Will the world be safe when Iran’s Sunni opponents like Egypt, Saudi Arabia and Turkey feel the need to obtain their own nuclear weapons? How stable are these regimes? If Syria’s chemical and biological weapons are at risk of falling into the hands of terrorists, how safe will nuclear weapons be in the hands of the Saudi government (maybe Adam can explain whether it’s a government or a mafia family)?

    If terrorists get their hands on these weapons what targets will be at the top of their hit list? Will those targets be in Israel? Highly unlikely. Was the Western Wall the target of terrorist controlled jumbo jets or was it the World Trade Center? Will nuclear armed Sunni terrorists be more inclined to blow up a city holy to them like Jerusalem or will they be more likely to target a city that they view as ground zero for debauchery like New York or Washington, D.C.?

    Democrats claim that Obama is serious about not allowing Iran to obtain nuclear weapons, but if he is serious why is Obama working so hard to signal the Iranians that he won’t attack them and that he is trying to prevent the Israelis from attacking them too? Are Obama’s tactics more likely to deter the Iranians or are they more likely to encourage the Iranians to pursue their nuclear ambitions with gusto?

    The unfortunate reality in this election is that we are forced to select either a Republican candidate with a feeble-minded domestic and economic policy or a Democratic candidate with a feeble-minded foreign policy; it is not a happy choice.

    Over at Via Meadia, Walter Russell Mead has written several posts about how crucial it was for Romney to introduce himself to the American public in a compelling way. Mead is one of those interesting characters who are usually spectacularly right or spectacularly wrong; in this case, it’s the former. It is very hard to understand why Romney didn’t take Mead’s sage advice.

    When I think back on all of the presidential races in my lifetime, the more likable candidate almost always wins; the more irritating candidate almost always loses. The war hero (Eisenhower) defeated the erudite but annoyingly pedantic Stevenson. The charming Kennedy defeated the self-absorbed and paranoid Nixon. The optimistic Reagan defeated the depressing Carter. Clinton, the man from “Hope” defeated the out of touch George H. W. Bush and the socially awkward Bob Dole. George W. Bush defeated two of the most egotistical, boring and grandiose candidates ever to run for the presidency; Gore and Kerry.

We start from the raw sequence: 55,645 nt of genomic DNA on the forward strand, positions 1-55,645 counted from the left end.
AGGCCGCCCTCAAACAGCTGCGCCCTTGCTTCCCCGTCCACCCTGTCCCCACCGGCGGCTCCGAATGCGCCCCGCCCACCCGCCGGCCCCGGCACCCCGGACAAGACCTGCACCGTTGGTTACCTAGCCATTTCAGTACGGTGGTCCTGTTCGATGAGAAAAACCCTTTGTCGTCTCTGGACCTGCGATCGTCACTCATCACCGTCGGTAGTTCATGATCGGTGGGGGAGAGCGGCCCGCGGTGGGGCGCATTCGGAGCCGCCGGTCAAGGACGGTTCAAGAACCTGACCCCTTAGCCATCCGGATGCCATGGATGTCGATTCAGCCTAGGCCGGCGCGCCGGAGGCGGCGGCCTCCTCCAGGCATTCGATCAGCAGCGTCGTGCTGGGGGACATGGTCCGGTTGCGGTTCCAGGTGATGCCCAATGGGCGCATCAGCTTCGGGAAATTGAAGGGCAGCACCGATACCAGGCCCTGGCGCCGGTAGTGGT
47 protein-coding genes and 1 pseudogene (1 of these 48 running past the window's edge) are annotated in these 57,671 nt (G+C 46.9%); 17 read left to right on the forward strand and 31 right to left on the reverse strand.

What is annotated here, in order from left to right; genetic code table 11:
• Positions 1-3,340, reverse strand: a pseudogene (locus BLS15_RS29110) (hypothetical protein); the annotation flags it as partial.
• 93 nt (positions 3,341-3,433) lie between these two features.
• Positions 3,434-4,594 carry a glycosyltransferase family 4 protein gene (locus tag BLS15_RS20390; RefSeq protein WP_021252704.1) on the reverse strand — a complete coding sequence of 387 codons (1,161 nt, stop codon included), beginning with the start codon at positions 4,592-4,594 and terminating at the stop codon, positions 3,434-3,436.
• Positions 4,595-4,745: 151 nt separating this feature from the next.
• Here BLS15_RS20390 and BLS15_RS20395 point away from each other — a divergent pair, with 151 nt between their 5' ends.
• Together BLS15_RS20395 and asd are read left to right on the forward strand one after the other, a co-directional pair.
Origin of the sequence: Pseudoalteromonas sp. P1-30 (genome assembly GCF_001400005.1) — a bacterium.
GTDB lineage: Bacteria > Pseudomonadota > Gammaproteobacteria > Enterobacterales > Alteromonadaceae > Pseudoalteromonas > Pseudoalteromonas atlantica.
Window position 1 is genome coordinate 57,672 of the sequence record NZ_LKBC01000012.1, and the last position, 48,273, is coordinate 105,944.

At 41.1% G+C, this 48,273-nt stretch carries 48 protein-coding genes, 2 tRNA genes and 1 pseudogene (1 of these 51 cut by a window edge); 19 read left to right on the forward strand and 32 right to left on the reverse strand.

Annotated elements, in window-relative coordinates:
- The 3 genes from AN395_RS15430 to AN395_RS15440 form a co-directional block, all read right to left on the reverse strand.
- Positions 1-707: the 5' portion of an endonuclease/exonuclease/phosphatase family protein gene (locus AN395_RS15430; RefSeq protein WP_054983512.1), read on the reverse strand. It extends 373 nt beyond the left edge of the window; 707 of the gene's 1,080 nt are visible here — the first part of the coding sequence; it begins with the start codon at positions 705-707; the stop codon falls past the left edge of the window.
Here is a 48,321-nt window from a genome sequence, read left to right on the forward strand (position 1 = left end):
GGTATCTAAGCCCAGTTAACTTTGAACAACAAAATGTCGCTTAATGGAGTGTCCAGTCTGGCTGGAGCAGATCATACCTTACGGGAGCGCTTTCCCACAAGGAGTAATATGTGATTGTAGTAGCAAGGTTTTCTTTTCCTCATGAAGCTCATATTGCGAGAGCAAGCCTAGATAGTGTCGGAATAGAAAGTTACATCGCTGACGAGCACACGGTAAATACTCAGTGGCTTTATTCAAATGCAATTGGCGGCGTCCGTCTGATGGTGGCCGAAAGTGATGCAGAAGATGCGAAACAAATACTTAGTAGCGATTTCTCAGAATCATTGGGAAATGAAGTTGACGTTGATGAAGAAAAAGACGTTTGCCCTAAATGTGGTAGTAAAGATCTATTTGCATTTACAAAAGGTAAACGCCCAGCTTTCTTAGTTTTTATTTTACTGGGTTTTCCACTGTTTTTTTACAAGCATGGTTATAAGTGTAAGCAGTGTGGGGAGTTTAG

It’s not just that Romney and Kerry are citizens of the same state and it’s not just the tendency of both of them to be “for” things “before they are against them.” It’s the fact that it’s impossible for the public to warm up to either of them.

    Why is Romney going to lose? Because to paraphrase Winston Churchill, Romney has all of the virtues that Americans dislike and none of the vices that they admire.

    Given the potential long-term ramifications, the fact that this was the best the GOP could offer up is not only sad, it might also be dangerous.

    Republicans should ponder this; if Romney loses the GOP won’t just be banished from the White House for 4 years; they’re likely to be banished for 12 years. After this election there will be exactly one political superstar left in the United States. Assuming that candidate stays healthy, she will be unbeatable in four years. Who does the Republican Party have to take on Hillary Clinton? Could Paul Ryan beat her? Could Marco Rubio, Chris Christie, Mitch Daniels or Bobby Jindal?

    Don’t make me laugh.

    The Republicans have already foolishly destroyed their prospects of winning the Latino vote for what will probably be a generation. What do Republicans suppose the gender gap will look like with Clinton taking on Chris Christie or Paul Ryan?

    How can a political party possibly be so incredibly stupid?